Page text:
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Author Picture By - Aug 08, 2016

UNEP Woman

“Climate change presents the single biggest threat to development, and its widespread, unprecedented effects disproportionately burden the poorest and most vulnerable.” These stark words appeared in a recent United Nations report that assesses the world’s current standing and areas that need attention to spur future progress on the Sustainable Development Goals.

The Sustainable Development Goals, which were adopted last year by 193 world leaders, are a comprehensive and connected set of global goals to address social, economic, and environmental challenges and create a world without poverty and with opportunity for all by 2030. Strong action on climate change is one of the 17 goals; it’s also a goal without which all the other goals will not be met.

Simply put: We won’t achieve the Sustainable Development Goals unless the world takes strong action on climate change.

Here are four statistics that show why climate change threatens global development efforts and why we need strong climate action to create a world where every person can live with dignity:

Climate change could increase the risk of hunger and malnutrition by up to 20% by 2050. 

Climate change is making it harder to fight hunger. The consequences of climate change include droughts and natural disasters that reduce food supplies and lead to higher food prices, making it harder for many people to get the nourishment they need. The World Food Programme notes that climate change could increase the risk of hunger and malnutrition by up to 20% by 2050.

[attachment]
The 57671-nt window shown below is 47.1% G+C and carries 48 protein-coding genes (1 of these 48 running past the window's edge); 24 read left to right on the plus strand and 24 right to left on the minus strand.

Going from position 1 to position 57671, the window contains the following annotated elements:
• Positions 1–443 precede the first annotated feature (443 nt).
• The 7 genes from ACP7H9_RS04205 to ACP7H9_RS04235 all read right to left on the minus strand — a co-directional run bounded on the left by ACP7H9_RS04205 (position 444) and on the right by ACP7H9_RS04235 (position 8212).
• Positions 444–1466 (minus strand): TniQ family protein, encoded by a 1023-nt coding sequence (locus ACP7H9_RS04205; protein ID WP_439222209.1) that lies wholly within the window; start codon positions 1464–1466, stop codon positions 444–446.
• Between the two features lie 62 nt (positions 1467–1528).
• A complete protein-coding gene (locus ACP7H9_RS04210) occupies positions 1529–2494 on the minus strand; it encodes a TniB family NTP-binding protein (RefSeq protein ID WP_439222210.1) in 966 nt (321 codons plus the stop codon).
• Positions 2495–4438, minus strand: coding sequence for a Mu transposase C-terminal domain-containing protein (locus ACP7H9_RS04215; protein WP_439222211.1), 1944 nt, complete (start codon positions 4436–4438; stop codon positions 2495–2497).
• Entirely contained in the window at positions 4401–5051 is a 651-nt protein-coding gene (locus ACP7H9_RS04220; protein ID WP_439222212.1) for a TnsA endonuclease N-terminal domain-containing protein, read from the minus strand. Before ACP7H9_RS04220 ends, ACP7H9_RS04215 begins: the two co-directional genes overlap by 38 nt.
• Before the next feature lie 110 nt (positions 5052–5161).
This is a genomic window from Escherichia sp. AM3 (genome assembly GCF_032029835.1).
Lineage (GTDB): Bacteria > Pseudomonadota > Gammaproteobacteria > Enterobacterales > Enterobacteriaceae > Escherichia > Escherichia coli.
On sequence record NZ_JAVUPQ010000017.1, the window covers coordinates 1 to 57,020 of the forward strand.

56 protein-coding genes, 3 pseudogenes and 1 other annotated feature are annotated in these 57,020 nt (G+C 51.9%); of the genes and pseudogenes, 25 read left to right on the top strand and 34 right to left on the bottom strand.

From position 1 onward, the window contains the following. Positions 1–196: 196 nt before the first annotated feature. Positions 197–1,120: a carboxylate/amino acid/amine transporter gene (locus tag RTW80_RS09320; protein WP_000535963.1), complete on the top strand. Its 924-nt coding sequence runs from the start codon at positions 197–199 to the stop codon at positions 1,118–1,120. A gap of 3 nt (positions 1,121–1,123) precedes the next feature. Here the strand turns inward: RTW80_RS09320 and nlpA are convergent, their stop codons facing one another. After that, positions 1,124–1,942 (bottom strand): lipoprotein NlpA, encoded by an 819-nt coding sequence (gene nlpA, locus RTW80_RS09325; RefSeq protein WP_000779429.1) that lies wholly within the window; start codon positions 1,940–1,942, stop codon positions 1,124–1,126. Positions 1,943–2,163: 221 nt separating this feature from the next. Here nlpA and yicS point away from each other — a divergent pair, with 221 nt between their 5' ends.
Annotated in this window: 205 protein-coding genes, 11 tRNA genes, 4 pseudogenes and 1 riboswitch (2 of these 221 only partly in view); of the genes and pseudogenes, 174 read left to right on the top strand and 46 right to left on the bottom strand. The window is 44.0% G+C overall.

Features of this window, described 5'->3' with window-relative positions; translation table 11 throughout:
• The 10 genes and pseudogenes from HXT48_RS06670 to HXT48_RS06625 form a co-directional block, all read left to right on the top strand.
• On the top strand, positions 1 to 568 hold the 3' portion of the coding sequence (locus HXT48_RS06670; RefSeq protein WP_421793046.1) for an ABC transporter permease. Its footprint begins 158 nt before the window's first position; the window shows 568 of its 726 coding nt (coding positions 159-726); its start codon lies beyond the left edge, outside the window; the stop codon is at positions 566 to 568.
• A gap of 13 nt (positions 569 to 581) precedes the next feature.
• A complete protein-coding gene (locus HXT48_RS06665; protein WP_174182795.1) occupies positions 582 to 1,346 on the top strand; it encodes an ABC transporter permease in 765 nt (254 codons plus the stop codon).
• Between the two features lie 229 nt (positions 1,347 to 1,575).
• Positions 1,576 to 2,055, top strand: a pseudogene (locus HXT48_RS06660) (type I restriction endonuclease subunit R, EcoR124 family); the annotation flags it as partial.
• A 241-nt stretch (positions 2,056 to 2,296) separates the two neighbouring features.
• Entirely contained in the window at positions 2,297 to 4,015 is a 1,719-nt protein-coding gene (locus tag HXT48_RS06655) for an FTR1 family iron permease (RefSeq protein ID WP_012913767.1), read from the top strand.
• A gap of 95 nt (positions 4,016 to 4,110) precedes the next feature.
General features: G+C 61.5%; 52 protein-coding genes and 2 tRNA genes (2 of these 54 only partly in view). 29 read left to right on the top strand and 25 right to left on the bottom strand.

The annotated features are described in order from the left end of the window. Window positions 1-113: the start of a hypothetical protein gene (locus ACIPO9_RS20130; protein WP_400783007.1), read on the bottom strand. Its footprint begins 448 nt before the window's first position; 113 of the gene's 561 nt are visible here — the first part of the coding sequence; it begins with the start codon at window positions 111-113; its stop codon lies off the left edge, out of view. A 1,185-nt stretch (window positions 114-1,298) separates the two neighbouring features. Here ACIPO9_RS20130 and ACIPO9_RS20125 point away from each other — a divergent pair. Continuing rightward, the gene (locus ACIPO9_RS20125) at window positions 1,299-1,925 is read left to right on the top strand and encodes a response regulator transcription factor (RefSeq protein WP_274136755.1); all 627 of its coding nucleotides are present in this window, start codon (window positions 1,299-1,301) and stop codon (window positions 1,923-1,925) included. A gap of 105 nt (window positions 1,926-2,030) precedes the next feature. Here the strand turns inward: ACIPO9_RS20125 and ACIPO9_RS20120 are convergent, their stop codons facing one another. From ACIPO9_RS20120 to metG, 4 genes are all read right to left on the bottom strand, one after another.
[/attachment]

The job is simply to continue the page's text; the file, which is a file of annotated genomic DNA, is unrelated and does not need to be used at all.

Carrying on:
Climate change could force more than 100 million people into extreme poverty.

Climate change is threatening to undo our progress in the fight against global poverty. A World Bank report that came out last year found that without necessary action, climate change could force more than 100 million people into extreme poverty, as they struggle with natural disasters, disease, and rising food prices from crop shortages.

An average of 211 million people were affected every year by natural disasters between 2000 and 2013.

Climate change is leading to more intense weather events, which are devastating people’s lives. The Sustainable Development Goals 2016 report notes that an average of 211 million people were affected annually as a result of natural disasters between 2000 and 2013. When disaster strikes, people often lose their homes and loved ones, and have a harder time getting health care, education, clean water, and the other services they need.

Climate change could cause 250,000 additional deaths per year between 2030 and 2050.

The effects of climate change – from polluted air to extreme heat to the spread of diseases – will have a significant negative impact on public health. According to the World Health Organization, “climate change is expected to cause approximately 250,000 additional deaths per year between 2030 and 2050; 38,000 due to heat exposure in elderly people, 48,000 due to diarrhea, 60,000 due to malaria, and 95,000 due to childhood undernutrition.”

While the statistics are sobering, there is reason for optimism: Taking strong climate action will not only help negate these impacts, but will also have significant sustainable development benefits – to improve health, create economic opportunities, and help families thrive.

For example, sustainable energy solutions such as solar and wind power connect people to the light and energy they need to more effectively study, cook, and run businesses, even while protecting the planet by reducing greenhouse gas emissions. As UN Secretary-General Ban Ki-moon says, “Saving our planet, lifting people out of poverty, advancing economic growth … these are one and the same fight.”

Last year, in addition to agreeing to Sustainable Development Goals, global leaders came together in Paris around an ambitious climate agreement. Now they need to implement it – for the sake of the planet and people living in poverty.

To learn more about the process to implement the Paris climate agreement, read this blog post.

[Photo: UN Environment Programme]

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